Time Machine
Video camera, video projector, half-silvered mirror, CPU, projection screen
Dimensions variable

This work would not exist without the aid of Mark Heller.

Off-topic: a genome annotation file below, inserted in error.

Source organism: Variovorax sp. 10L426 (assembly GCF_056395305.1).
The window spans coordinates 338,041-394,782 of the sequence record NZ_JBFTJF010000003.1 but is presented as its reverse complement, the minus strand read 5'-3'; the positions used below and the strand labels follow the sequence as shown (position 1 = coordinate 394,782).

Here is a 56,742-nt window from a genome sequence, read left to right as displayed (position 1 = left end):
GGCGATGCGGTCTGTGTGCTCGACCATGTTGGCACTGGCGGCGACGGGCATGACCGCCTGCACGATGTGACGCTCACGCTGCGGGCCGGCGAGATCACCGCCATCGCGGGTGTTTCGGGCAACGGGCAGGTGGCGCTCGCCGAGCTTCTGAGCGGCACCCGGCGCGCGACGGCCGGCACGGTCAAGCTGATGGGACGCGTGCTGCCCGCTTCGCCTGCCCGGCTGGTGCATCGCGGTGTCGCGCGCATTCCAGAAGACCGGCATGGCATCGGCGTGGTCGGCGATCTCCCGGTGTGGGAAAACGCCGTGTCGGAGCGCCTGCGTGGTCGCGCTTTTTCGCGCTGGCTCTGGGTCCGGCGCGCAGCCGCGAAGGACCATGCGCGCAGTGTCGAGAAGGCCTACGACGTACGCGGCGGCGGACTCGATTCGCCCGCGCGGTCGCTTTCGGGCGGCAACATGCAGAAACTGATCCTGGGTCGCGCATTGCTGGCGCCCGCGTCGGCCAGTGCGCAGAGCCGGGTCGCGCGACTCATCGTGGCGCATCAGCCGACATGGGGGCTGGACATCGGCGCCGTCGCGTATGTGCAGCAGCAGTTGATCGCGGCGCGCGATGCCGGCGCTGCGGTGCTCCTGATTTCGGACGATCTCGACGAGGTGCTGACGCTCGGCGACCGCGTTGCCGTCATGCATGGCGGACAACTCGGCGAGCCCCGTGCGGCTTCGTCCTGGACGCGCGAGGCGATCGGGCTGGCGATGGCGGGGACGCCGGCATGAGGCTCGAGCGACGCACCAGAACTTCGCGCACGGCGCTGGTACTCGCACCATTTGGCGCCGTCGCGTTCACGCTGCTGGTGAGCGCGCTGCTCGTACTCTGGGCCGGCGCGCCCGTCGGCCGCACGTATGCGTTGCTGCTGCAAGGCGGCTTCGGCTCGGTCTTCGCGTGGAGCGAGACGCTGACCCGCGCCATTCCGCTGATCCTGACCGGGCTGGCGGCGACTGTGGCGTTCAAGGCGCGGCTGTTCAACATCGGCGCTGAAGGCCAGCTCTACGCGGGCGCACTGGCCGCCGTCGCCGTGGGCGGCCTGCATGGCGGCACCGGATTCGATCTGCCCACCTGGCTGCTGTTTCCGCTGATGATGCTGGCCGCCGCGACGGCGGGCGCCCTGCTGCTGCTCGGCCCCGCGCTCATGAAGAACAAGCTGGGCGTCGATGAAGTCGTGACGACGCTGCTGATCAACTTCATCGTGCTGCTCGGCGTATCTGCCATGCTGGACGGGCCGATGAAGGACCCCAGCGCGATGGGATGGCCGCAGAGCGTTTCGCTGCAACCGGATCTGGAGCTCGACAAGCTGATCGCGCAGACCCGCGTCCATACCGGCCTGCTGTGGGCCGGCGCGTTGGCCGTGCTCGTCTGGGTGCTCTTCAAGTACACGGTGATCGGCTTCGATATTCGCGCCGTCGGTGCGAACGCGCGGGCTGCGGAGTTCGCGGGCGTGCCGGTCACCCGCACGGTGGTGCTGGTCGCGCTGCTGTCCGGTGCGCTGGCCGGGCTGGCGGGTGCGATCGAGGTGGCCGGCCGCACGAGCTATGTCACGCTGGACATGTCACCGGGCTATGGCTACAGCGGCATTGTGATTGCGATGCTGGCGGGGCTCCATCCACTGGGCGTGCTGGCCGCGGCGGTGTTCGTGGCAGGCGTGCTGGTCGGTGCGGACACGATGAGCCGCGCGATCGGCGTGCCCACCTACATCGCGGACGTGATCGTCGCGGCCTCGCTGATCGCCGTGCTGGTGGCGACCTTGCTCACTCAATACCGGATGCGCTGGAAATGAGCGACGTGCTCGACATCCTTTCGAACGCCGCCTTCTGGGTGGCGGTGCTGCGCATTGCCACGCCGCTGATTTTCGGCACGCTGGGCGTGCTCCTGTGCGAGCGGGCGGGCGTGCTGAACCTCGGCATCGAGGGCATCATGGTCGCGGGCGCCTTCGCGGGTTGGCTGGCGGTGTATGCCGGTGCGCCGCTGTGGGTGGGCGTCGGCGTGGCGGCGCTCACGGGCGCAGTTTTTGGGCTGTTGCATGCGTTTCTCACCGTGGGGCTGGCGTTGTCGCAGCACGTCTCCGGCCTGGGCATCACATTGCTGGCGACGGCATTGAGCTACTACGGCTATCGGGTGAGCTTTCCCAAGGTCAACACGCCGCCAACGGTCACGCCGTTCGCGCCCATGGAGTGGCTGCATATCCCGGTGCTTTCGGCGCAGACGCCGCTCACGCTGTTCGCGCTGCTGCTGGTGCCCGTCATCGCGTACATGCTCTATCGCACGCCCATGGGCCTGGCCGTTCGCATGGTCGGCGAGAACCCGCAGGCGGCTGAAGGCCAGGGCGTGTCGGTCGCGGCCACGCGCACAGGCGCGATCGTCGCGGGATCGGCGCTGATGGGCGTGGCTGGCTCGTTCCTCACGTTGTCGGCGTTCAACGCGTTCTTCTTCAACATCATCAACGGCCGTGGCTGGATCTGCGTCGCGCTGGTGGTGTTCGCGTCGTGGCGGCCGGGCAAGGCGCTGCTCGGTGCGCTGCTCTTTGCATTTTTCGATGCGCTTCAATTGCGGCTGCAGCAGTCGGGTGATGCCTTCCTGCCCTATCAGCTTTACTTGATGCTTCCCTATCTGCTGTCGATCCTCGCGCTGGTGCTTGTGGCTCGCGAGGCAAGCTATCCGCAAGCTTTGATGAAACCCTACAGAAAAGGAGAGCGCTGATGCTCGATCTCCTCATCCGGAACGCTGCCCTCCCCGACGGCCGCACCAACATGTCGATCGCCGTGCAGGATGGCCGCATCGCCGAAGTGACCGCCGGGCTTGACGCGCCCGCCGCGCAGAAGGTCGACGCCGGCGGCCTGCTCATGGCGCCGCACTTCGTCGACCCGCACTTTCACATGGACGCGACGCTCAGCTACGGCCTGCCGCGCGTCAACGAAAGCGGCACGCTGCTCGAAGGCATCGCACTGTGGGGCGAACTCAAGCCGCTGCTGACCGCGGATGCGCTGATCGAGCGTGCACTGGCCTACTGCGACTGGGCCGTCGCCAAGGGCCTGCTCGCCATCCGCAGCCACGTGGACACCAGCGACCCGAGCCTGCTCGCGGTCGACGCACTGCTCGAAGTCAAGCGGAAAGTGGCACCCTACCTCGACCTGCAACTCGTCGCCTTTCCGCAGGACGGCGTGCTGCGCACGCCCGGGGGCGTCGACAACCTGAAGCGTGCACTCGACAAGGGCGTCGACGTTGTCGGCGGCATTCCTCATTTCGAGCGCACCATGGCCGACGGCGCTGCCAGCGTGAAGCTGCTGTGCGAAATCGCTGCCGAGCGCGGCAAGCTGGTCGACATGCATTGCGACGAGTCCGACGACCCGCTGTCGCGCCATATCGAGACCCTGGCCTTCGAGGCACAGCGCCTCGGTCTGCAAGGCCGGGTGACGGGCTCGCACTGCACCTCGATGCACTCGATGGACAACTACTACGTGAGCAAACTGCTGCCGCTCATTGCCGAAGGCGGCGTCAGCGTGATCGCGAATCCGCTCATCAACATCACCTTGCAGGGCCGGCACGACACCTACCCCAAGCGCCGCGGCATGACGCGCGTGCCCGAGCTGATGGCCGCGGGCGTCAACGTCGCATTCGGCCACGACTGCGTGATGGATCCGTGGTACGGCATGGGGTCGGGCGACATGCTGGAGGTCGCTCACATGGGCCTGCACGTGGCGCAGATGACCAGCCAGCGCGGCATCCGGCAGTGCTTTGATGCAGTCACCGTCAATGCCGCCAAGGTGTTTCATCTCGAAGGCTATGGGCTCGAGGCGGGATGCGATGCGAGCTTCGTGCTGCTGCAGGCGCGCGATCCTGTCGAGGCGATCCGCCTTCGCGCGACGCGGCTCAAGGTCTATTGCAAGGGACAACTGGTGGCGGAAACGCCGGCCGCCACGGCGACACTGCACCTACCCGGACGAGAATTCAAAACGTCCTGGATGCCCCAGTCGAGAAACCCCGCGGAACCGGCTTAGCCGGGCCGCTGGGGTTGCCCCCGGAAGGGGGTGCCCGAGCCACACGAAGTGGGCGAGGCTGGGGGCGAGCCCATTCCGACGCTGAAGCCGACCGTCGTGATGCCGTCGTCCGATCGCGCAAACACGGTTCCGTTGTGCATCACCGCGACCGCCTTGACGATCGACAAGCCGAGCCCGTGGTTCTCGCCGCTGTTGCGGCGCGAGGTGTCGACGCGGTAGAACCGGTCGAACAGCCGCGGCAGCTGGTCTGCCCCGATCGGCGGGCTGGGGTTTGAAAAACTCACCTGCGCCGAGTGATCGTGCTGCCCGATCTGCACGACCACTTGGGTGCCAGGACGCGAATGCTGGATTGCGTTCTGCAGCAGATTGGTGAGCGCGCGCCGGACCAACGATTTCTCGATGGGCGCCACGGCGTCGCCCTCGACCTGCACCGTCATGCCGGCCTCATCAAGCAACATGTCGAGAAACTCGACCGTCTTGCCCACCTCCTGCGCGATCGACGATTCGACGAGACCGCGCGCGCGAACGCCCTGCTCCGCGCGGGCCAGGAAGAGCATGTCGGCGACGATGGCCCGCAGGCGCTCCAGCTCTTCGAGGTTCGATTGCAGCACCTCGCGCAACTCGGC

Time Machine is an experiment in video feedback and time delay.  A video camera is concealed behind a half silvered mirror and records the audience in the gallery space.  The video is then sent to a computer where it is run through a program that delays the video feed by one second before it is sent to the video projector that is positioned opposite the video camera.  The projector is loosely concealed in the gallery space by PVC pipe, curtain rods, curtains, and a series of cinderblocks that also serves to support the projection screen. The projector back projects onto the screen which is directly opposite the video camera. When a viewer/participant walks in between the projection screen and the mirror their action is recorded and projected one second later, but since the projection screen is also in view of the camera it also records its own projection, which it also relays to the camera one second later.  The result, as you can see by clicking the view button, is a sort of hall of mirrors effect that occurs in both space and time.